Eat lightly to allow your body to focus on healing, rather than on digestion. During the ﬁrst two to four days, when you are likely to feel the worst, your diet should con- sist mainly of liquids—clean water, hot broths, green drinks, herbal teas, and juices— to ﬂush your body of toxins. If you feel like eating, you should have a variety of fruits, especially citrus and berries. These fruits are high in vitamin C and bioﬂavonoids, which stimulate the production of white blood cells.
After the most acute stage of the illness has passed, continue with the liquids and the fruits but also start eating salads, steamed or lightly cooked vegetables, and whole grains. If you have the stomach for them, nuts are an excellent source of zinc, a min- eral that strengthens the immune system. However, if you still don’t have an appetite, don’t force yourself to eat. Remain on the liquid diet until you’re hungry again.
Warmed applesauce or apple juice is soothing and provides high levels of vitamin C. Make sure the sauce or juice isn’t overheated or boiled, however, or it will lose some of its potency.
Eat lightly. Steamed vegetables, soups, broths, and herbal teas will let your body focus on healing, instead of on digestion. If you lose your appetite, don’t force yourself to eat.
Stay hydrated. Drink plenty of clean water and other ﬂuids (but see the note about sugar and juice further on) to cleanse away toxins and to keep the respiratory tract from drying out.
Increase your consumption of ginger, onions, and garlic. Try adding one or both to chicken soup or miso.
Hot water with lemon, honey, and cinnamon is a traditional cold remedy. Drink a cup every two hours to soothe your throat and chest, prevent mucus buildup, and encourage a cleansing sweat.
Food to Avoid
Eliminate dairy and reﬁned sugar products from your diet for the duration of your ill- ness. These foods will only contribute to the formation of mucus and make the virus harder to expel. Sugar also has the extremely undesirable effect of depressing your immune system.
Caffeine depletes the body’s stores of zinc, a mineral necessary for healing. Avoid coffee, black teas, and chocolate until the ﬂu passes.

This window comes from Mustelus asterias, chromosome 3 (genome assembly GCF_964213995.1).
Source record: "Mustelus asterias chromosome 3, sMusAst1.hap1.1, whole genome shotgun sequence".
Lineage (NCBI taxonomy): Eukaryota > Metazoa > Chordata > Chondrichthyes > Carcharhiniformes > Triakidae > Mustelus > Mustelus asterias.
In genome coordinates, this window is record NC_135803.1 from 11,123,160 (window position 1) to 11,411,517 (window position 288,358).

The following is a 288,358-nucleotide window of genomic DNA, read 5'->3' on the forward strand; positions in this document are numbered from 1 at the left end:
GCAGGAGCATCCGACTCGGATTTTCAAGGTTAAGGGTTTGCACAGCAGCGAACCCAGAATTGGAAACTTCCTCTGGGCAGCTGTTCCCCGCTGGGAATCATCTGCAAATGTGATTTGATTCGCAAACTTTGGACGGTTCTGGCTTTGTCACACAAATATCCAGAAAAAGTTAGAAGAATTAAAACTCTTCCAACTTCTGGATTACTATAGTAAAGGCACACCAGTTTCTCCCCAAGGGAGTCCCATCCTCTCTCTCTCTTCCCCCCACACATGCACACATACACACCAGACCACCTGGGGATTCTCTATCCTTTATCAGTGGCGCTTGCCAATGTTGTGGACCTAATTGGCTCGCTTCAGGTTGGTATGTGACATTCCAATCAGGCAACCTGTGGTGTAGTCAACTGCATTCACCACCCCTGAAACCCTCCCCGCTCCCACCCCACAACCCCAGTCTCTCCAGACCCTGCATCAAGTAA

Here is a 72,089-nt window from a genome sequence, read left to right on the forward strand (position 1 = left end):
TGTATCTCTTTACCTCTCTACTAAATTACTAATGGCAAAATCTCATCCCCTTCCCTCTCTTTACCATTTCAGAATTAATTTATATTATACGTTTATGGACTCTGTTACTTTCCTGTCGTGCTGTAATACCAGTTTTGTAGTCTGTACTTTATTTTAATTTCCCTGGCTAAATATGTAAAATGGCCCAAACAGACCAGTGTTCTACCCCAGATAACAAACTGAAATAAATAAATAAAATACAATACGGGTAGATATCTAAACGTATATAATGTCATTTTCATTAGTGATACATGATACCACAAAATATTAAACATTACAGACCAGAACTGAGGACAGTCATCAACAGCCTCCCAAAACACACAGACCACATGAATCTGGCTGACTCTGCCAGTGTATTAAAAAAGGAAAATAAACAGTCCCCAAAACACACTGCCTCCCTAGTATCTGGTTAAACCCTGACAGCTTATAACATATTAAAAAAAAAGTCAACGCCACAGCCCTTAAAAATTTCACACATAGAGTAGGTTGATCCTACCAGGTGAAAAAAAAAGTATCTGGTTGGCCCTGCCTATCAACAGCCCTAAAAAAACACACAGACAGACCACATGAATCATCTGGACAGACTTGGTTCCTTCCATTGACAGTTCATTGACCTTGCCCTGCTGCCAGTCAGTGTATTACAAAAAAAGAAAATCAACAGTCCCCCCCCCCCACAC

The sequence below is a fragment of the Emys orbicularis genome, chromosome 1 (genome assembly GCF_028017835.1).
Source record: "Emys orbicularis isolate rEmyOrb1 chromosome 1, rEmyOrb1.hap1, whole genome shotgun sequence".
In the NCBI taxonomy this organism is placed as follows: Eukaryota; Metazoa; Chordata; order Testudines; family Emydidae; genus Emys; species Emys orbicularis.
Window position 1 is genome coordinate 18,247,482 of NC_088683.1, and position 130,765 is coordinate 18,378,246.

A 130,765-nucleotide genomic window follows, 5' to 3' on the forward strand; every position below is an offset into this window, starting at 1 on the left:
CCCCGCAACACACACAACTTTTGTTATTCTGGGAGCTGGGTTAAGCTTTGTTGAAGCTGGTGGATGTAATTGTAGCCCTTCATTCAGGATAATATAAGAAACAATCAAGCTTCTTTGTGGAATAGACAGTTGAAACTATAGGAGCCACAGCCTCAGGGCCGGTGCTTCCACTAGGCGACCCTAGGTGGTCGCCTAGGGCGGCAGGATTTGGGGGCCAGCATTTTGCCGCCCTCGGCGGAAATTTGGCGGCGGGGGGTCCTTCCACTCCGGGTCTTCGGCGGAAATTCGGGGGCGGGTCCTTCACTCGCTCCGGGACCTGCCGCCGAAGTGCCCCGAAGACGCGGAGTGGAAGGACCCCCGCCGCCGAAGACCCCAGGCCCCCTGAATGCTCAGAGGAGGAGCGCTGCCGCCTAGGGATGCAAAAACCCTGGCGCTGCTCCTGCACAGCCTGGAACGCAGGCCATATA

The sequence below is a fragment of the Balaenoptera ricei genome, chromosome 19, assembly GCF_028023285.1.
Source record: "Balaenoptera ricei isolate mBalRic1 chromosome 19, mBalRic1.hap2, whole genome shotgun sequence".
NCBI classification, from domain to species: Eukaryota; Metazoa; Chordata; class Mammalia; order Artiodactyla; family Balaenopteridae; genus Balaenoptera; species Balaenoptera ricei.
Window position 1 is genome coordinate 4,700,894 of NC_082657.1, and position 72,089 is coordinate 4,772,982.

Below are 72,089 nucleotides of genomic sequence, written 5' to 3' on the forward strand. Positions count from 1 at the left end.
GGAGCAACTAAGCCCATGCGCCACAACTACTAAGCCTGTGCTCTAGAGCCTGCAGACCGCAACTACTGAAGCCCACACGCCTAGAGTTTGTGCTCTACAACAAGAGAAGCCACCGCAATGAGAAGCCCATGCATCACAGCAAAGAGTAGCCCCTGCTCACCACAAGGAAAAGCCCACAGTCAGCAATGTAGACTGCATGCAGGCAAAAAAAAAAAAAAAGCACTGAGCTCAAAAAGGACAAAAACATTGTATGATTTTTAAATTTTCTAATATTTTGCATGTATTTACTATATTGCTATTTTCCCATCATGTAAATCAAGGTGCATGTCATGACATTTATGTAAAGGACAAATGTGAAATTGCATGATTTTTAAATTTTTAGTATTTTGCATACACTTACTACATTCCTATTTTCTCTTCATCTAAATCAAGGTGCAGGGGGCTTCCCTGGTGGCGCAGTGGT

A bout of inﬂuenza generally forces its sufferer into a detoxiﬁcation program by making it nearly impossible to tolerate food. A liquid and lighter diet, as described earlier, will ﬂush out toxins, especially when combined with some of the detoxify- ing teas listed in the herbal sections.
Lomatium (Lomatium dis- sectum) was a life- saving remedy for Native American Indians living in the Nevada desert dur- ing the Spanish ﬂu epidemic that killed over 500,000 peo- ple in the United States and 22 mil- lion worldwide. A local medical doc- tor noted that Native American Indians were recov- ering from the Spanish ﬂu by ingesting boiled lomatium root. It is believed that phyto- chemicals found in lomatium root inhibit viruses from replicating and stimulate white blood cell activity.
Super Seven Prescriptions—Flu
Super Prescription #1 Homeopathic Combination Flu Remedy
At the ﬁrst signs of a ﬂu, take a dose of the combination ﬂu remedy four times daily for three days. This contains the most common remedies used for the ﬂu. Another alternative is a ﬂu remedy containing Anas barbariae. Then if you notice improve- ment, stop taking the remedy, unless symptoms return. If your symptoms do not improve within twenty-four hours, pick the remedy that best matches your symp- toms under Homeopathy in this section.
Super Prescription #2 Lomatium dissectum
Take 500 mg in capsule form or 2 to 4 ml of the tincture four times daily. Lomatium has strong antiviral effects and has traditionally been used by herbal- ists to treat the ﬂu.
Super Prescription #3 Elderberry (Sambucus nigra)